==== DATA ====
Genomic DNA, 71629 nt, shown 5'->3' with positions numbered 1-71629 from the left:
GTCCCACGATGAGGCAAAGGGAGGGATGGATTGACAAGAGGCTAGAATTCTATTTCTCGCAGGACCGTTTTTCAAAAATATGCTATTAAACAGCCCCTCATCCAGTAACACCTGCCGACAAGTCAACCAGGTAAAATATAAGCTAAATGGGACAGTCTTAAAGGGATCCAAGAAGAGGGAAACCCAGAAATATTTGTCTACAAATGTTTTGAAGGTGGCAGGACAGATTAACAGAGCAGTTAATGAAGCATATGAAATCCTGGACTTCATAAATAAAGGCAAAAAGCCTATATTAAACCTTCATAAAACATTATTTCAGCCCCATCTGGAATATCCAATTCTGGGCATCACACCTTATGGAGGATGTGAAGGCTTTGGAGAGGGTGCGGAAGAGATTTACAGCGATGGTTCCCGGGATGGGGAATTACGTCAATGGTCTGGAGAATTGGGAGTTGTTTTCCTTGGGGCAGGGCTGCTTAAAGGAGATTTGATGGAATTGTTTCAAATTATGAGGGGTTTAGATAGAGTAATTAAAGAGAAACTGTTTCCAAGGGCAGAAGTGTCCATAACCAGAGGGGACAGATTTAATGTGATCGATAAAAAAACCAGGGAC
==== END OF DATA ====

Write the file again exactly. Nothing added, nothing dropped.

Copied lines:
Genomic DNA, 71629 nt, shown 5'->3' with positions numbered 1-71629 from the left:
GTCCCACGATGAGGCAAAGGGAGGGATGGATTGACAAGAGGCTAGAATTCTATTTCTCGCAGGACCGTTTTTCAAAAATATGCTATTAAACAGCCCCTCATCCAGTAACACCTGCCGACAAGTCAACCAGGTAAAATATAAGCTAAATGGGACAGTCTTAAAGGGATCCAAGAAGAGGGAAACCCAGAAATATTTGTCTACAAATGTTTTGAAGGTGGCAGGACAGATTAACAGAGCAGTTAATGAAGCATATGAAATCCTGGACTTCATAAATAAAGGCAAAAAGCCTATATTAAACCTTCATAAAACATTATTTCAGCCCCATCTGGAATATCCAATTCTGGGCATCACACCTTATGGAGGATGTGAAGGCTTTGGAGAGGGTGCGGAAGAGATTTACAGCGATGGTTCCCGGGATGGGGAATTACGTCAATGGTCTGGAGAATTGGGAGTTGTTTTCCTTGGGGCAGGGCTGCTTAAAGGAGATTTGATGGAATTGTTTCAAATTATGAGGGGTTTAGATAGAGTAATTAAAGAGAAACTGTTTCCAAGGGCAGAAGTGTCCATAACCAGAGGGGACAGATTTAATGTGATCGATAAAAAAACCAGGGAC